KEY TERMS used in descriptions of our iris varieties:
Flowering season: Described as early, mid, late etc. Between very early and very late one can count on 5 weeks of flowering. In general, the very early varieties open around 10 May in southern England, but it depends on how cold or warm Spring has been. By combining varieties you can have 2 months of flowering.
Height: this refers to height of the flowering stem, measured at the end of the flowering season.
Perfume: Around 70% of our varieties have a perfume, given at the end of the description.
Tall bearded - also known as garden iris, they measure 70cm to more than 1 metre and begin to flower around 10 May. There are 360 varieties on the website, more than 110 of them created by Cayeux. Each variety flowers for around 3 weeks.
Intermediate bearded - measuring between 40 and 70cm and start flowering around 1 May. More than 70 varieties on the website.
Dwarf bearded - 25 to 40cm high, also called standard dwarfs, they flower from mid April. More than 70 varieties on the website.
Miniature Dwarf - 12 to 20cm maximum, flowering at the very beginning of April. 30 varieties on the website.
Cayeux logo - we have used our little Cayeux logo at the end of the text where relevant, to indicate that this is one of the many varieties we offer which was created by me or my family.
PARTS AND SHAPE OF THE PLANT
Standards: Upper part of the flower (3 in number).
Falls: Lower part of the flower (also 3).
Beards: Clusters of hairs at the throat of the falls. Their differing colours constitute a decorative element.
Style: visible between the falls, can also add decorative interest.
Stalk: Its size varies between 15 cm and 120 cm depending on the variety.
Branching: Ramifications of the stalk. They should be regularly spaced so that each flower can bloom freely.
Substance or Body -the "body" or texture of the standards and falls contributes to the robustness of the flowers.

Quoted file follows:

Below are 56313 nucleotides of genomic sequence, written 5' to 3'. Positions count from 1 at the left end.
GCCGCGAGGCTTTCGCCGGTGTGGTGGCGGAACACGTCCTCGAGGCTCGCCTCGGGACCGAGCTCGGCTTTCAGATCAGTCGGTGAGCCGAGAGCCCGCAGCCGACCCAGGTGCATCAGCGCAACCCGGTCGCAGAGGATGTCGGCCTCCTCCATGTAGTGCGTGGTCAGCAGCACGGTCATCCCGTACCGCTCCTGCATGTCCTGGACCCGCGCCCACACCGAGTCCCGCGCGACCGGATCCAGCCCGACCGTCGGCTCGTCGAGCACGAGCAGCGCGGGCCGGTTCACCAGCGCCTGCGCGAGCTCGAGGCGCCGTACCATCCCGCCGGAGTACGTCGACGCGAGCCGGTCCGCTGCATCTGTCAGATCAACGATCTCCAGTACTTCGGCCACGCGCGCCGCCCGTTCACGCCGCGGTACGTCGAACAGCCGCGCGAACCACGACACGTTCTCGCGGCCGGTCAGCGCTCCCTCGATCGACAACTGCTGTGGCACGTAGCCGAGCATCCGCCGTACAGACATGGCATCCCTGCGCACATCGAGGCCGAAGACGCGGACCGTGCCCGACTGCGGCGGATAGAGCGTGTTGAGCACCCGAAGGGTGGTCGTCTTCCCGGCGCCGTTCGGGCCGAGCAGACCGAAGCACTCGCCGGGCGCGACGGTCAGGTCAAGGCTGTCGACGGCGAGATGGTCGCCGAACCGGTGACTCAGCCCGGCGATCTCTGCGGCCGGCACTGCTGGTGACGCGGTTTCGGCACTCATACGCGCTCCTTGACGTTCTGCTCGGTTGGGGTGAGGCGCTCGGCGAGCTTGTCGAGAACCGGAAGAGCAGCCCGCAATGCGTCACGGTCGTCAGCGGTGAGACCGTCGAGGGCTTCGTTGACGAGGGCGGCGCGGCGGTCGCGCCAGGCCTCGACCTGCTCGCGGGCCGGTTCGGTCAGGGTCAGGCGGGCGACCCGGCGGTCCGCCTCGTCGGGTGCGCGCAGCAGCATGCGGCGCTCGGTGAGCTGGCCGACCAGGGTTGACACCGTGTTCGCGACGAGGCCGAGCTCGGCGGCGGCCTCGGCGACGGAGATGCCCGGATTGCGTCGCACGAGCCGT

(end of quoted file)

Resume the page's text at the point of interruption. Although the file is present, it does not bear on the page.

Rhizome: Fleshy underground part, which helps the plant get through the winter.
Seedling: New hybrids are obtained by sowing seeds from crossed varieties. The term seedling generally denotes a non-registered variety.
Amoena: Irises that have white standards and tinted falls.
Bicolor: Irises with different coloured standards and falls.
Plicata: Irises with 2 or sometimes 3 colours, but not in the same patterns as on amoena or bicolors. Plicata have petals that are rimmed, dotted or stitched with colour, often on a white or yellow background.
Variegata: (not to be confused with 'variegated' which refers to leaf colour). Describes irises with standards that are between yellow & copper, with red to brown falls.
Dykes Medal: Annual award for the best new iris creation. This prize is no longer given in France.
RHS Award of Garden Merit: This award indicates that the plant is recommended by the British Royal Horticultural Society. Awards are usually given after a period of trial at an RHS garden.
Warburton Medal: Created by the American Iris Society in 1999, in recognition of international achievement for contributions to the knowledge of the world of iris. Not necessarily awarded annually, it was given to Richard Cayeux in 2009.